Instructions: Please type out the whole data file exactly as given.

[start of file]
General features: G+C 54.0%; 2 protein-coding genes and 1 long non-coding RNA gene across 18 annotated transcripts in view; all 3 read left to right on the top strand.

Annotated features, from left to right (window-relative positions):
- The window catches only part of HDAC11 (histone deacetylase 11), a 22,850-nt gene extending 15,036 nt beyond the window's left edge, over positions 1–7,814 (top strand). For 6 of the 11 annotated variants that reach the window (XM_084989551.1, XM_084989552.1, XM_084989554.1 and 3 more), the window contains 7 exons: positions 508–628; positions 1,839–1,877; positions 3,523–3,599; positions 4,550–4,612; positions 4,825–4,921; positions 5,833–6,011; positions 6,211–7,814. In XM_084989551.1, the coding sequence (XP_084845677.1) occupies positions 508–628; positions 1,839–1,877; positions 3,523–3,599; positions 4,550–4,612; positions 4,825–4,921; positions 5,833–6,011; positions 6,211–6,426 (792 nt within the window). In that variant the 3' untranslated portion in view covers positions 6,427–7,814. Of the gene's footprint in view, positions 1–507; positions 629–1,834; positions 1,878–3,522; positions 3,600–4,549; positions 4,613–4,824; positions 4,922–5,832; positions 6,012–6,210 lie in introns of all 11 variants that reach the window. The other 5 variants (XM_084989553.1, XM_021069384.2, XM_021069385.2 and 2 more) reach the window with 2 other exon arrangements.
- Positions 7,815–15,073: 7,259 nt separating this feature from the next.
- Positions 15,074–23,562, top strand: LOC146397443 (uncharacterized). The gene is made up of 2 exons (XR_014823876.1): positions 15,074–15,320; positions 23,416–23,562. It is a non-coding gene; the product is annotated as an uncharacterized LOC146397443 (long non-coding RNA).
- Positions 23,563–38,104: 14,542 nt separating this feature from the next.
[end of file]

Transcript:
General features: G+C 54.0%; 2 protein-coding genes and 1 long non-coding RNA gene across 18 annotated transcripts in view; all 3 read left to right on the top strand.

Annotated features, from left to right (window-relative positions):
- The window catches only part of HDAC11 (histone deacetylase 11), a 22,850-nt gene extending 15,036 nt beyond the window's left edge, over positions 1–7,814 (top strand). For 6 of the 11 annotated variants that reach the window (XM_084989551.1, XM_084989552.1, XM_084989554.1 and 3 more), the window contains 7 exons: positions 508–628; positions 1,839–1,877; positions 3,523–3,599; positions 4,550–4,612; positions 4,825–4,921; positions 5,833–6,011; positions 6,211–7,814. In XM_084989551.1, the coding sequence (XP_084845677.1) occupies positions 508–628; positions 1,839–1,877; positions 3,523–3,599; positions 4,550–4,612; positions 4,825–4,921; positions 5,833–6,011; positions 6,211–6,426 (792 nt within the window). In that variant the 3' untranslated portion in view covers positions 6,427–7,814. Of the gene's footprint in view, positions 1–507; positions 629–1,834; positions 1,878–3,522; positions 3,600–4,549; positions 4,613–4,824; positions 4,922–5,832; positions 6,012–6,210 lie in introns of all 11 variants that reach the window. The other 5 variants (XM_084989553.1, XM_021069384.2, XM_021069385.2 and 2 more) reach the window with 2 other exon arrangements.
- Positions 7,815–15,073: 7,259 nt separating this feature from the next.
- Positions 15,074–23,562, top strand: LOC146397443 (uncharacterized). The gene is made up of 2 exons (XR_014823876.1): positions 15,074–15,320; positions 23,416–23,562. It is a non-coding gene; the product is annotated as an uncharacterized LOC146397443 (long non-coding RNA).
- Positions 23,563–38,104: 14,542 nt separating this feature from the next.